The darkness of the night deepens. It embraces all trees and flowers, and envelops those lovely abhisarikas who rush to meet their lovers - (adultresses is used affectionately. Flowers are the jewels of women. The contrasts of colors and many scents of deer musk permeate the atmosphere.
"Night is putting black kohl on their eyes
Tamala flowers cluster on their ears
The blue lotus garlands on their heads
Leaf designs of musk of their breasts
In every thicket friend
The night's dark cherished cloak
Embraces limbs of beautiful adultresses
Whose heat, rush to meet their lovers."
The play is on the word syama (dark) and nila (blue). These two are contrasted with light color of the deer musk as also its fragrance. The artist comprehends the word syama (dark) as Krsna adorning women, rather than the night embracing and adorning women who are rushing out for a tryst. The blue sky is transfigured pictorially to the figure of Krsna who appears six times in the painting, each time (except one) with Radha. In one he is putting collyrium, in the second he is adorning her with earrings of tamala flowers, in the third drawing a leaf design with deer musk, in a fourth putting a garland on her head, and in a fifth enveloping her as the night. In a sixth he sits alone representing the night. Radha sits in a seventh arched bower, holding her necklace conversing with the sakhi. A banana tree and a vivacious deer demarcate Radha's bower from the other six.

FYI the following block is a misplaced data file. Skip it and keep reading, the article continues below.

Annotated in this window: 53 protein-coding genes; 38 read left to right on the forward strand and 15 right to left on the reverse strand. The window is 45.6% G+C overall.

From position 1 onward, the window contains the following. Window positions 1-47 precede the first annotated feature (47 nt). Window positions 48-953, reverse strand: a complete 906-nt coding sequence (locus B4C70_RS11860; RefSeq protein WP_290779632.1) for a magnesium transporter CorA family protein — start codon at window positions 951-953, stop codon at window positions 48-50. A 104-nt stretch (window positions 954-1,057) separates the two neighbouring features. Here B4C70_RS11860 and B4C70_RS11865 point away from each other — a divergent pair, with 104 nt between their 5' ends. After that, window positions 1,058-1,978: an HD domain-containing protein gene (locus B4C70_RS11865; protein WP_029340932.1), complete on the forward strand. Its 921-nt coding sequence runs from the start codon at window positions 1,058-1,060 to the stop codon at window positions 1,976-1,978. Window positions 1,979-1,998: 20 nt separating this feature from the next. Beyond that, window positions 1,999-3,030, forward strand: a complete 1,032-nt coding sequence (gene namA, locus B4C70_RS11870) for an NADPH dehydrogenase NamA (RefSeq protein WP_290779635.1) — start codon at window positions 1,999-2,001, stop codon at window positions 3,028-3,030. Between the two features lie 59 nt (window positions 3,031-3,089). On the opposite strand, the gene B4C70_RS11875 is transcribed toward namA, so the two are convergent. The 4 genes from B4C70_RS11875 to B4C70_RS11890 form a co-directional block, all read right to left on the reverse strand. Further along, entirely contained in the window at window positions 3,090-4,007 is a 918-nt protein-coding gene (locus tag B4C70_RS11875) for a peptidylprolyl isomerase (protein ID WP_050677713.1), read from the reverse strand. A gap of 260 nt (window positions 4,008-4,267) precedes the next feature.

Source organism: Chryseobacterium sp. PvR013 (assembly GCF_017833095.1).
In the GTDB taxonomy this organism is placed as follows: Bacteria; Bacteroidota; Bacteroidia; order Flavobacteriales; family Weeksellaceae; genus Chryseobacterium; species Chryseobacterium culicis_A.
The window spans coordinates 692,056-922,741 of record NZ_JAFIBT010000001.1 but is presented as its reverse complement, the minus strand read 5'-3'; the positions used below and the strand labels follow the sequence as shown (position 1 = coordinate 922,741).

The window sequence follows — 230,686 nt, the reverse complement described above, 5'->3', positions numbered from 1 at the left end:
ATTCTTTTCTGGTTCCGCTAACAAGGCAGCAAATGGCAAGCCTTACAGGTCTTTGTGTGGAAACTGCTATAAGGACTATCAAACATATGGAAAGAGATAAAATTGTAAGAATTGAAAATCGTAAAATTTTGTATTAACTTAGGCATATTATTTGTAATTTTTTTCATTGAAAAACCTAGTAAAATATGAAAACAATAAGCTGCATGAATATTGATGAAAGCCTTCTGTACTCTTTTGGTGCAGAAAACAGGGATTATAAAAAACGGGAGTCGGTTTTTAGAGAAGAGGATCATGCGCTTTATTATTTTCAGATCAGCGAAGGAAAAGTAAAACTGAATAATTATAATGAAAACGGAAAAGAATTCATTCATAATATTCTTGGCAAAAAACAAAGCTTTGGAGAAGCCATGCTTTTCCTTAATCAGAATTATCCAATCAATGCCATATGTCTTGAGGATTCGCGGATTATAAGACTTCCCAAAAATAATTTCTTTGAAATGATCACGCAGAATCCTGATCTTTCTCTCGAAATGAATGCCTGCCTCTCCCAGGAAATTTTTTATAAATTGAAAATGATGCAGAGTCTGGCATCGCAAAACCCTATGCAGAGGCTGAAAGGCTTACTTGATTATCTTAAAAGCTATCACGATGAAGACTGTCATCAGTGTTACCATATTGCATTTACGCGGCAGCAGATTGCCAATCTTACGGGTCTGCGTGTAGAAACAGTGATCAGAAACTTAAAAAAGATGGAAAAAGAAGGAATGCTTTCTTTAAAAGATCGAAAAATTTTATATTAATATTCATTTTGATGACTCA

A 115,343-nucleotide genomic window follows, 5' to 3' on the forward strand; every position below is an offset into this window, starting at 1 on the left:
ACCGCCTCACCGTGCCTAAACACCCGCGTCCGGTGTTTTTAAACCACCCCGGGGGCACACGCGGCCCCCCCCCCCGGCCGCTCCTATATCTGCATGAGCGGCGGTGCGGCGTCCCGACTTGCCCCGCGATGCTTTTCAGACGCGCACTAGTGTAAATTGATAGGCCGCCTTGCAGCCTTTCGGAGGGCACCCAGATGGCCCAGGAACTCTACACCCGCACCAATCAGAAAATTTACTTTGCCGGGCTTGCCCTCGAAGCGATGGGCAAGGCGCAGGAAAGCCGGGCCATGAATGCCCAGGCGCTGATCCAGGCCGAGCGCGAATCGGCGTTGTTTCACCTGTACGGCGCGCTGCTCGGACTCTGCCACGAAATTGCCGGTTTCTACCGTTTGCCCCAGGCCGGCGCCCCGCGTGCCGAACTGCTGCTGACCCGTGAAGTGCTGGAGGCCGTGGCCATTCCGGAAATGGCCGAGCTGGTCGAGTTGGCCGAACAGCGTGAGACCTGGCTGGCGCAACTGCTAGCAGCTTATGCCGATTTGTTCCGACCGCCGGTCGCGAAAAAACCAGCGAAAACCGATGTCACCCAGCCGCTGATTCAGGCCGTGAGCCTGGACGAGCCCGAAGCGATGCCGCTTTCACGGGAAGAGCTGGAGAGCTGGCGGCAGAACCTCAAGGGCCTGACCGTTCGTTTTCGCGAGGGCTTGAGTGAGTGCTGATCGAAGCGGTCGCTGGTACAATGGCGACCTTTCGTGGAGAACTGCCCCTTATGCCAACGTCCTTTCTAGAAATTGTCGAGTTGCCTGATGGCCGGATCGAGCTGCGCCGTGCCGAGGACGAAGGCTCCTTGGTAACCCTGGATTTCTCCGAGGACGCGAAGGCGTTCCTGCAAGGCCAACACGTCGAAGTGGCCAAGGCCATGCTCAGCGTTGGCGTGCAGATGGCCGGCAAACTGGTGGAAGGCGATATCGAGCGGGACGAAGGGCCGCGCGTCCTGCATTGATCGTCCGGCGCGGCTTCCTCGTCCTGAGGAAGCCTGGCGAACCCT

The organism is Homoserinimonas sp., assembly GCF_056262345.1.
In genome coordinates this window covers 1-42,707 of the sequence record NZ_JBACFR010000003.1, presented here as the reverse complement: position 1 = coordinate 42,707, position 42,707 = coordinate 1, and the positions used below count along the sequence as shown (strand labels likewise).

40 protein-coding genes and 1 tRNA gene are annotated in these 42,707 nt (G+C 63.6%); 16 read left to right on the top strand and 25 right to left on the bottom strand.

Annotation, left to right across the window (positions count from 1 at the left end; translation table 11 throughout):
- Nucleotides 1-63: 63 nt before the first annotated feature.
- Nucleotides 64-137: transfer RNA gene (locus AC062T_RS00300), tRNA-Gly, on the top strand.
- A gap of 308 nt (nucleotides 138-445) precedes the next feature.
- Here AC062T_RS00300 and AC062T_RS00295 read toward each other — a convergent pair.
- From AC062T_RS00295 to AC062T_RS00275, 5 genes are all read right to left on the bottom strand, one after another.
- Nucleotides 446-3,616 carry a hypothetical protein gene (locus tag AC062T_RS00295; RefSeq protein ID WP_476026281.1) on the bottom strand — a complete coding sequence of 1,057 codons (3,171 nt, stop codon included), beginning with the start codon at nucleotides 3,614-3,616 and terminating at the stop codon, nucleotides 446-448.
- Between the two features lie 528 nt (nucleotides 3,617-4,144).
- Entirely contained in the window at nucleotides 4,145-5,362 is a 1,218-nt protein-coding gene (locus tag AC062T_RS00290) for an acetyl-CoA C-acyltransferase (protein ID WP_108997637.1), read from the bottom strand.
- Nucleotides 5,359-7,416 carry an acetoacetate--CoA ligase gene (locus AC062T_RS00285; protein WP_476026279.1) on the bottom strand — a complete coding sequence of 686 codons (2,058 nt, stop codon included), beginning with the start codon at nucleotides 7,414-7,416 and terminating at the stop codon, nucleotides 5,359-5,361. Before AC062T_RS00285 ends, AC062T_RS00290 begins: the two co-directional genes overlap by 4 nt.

The six bowers are arranged symmetrically on different planes, and the arches of a few overlap. The composition is carefully designed and the artist takes care to pictorially visualize each word of the Jayadeva's poem. The painting exhibits impressive accuracy of design, fidelity to the text, tenderness of the couples in each bower, and reflects the artist's full acquaintance with the text and its multi-layered meaning.